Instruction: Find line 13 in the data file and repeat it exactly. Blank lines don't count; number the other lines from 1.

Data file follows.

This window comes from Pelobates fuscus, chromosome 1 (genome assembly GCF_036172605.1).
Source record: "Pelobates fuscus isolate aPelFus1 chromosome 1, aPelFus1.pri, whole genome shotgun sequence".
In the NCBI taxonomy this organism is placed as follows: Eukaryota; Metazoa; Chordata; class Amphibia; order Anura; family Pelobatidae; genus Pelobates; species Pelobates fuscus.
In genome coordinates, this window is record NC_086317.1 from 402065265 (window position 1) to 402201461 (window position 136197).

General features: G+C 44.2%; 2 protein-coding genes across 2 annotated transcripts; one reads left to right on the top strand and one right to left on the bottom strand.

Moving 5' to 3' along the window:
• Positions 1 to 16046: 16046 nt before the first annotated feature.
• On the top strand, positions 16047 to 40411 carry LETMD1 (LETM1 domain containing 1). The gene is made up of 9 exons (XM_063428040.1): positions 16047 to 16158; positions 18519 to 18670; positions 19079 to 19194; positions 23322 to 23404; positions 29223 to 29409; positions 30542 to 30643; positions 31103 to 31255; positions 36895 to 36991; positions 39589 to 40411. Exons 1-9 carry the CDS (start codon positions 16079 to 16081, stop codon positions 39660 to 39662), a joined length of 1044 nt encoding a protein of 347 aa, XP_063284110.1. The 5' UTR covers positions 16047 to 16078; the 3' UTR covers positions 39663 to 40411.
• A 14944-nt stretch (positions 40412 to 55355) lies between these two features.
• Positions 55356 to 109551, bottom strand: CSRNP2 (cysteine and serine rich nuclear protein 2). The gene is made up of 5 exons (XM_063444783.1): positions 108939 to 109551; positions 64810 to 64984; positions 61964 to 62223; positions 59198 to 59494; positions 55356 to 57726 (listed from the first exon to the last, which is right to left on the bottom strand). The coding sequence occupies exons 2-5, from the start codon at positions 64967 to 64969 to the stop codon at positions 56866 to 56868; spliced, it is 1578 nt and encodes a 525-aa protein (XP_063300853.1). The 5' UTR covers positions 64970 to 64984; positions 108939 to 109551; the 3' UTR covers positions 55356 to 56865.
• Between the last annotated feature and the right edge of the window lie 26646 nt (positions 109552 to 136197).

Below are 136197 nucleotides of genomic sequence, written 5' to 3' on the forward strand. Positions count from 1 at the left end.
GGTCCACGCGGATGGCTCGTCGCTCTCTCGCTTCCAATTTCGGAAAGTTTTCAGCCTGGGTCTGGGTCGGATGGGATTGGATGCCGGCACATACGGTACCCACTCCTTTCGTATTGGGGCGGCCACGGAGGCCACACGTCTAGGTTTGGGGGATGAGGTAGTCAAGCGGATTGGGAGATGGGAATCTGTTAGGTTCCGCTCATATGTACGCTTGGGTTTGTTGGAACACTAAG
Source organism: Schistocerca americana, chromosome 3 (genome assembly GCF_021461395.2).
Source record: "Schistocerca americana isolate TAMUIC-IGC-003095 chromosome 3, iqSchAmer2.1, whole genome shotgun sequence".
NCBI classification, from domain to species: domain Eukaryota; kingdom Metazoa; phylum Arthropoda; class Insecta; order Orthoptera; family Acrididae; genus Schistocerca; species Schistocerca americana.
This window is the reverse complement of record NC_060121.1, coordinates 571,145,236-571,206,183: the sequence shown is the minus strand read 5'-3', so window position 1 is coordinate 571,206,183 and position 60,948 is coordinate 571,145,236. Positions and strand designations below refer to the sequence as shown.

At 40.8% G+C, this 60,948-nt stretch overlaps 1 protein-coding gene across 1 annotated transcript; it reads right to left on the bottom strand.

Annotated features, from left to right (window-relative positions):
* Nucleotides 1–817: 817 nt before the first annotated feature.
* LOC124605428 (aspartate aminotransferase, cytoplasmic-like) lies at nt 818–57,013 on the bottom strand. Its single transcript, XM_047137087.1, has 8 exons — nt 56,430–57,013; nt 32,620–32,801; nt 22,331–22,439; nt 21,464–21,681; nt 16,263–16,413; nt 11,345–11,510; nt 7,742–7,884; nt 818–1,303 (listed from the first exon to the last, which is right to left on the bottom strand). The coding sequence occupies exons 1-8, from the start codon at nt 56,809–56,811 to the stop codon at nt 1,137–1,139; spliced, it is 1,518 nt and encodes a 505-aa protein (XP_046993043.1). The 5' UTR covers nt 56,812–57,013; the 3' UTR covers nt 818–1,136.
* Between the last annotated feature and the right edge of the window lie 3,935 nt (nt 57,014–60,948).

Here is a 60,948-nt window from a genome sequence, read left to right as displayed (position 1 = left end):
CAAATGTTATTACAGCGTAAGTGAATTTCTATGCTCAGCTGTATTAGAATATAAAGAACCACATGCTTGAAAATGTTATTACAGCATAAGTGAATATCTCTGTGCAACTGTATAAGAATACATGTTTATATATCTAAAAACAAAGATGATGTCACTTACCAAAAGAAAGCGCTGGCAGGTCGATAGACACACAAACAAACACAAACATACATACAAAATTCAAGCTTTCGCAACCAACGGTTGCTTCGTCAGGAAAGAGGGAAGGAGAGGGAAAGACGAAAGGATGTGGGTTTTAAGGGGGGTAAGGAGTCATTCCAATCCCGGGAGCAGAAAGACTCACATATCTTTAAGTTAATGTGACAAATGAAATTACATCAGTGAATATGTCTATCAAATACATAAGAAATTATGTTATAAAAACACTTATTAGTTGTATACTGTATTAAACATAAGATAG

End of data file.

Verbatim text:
GGTCCACGCGGATGGCTCGTCGCTCTCTCGCTTCCAATTTCGGAAAGTTTTCAGCCTGGGTCTGGGTCGGATGGGATTGGATGCCGGCACATACGGTACCCACTCCTTTCGTATTGGGGCGGCCACGGAGGCCACACGTCTAGGTTTGGGGGATGAGGTAGTCAAGCGGATTGGGAGATGGGAATCTGTTAGGTTCCGCTCATATGTACGCTTGGGTTTGTTGGAACACTAAG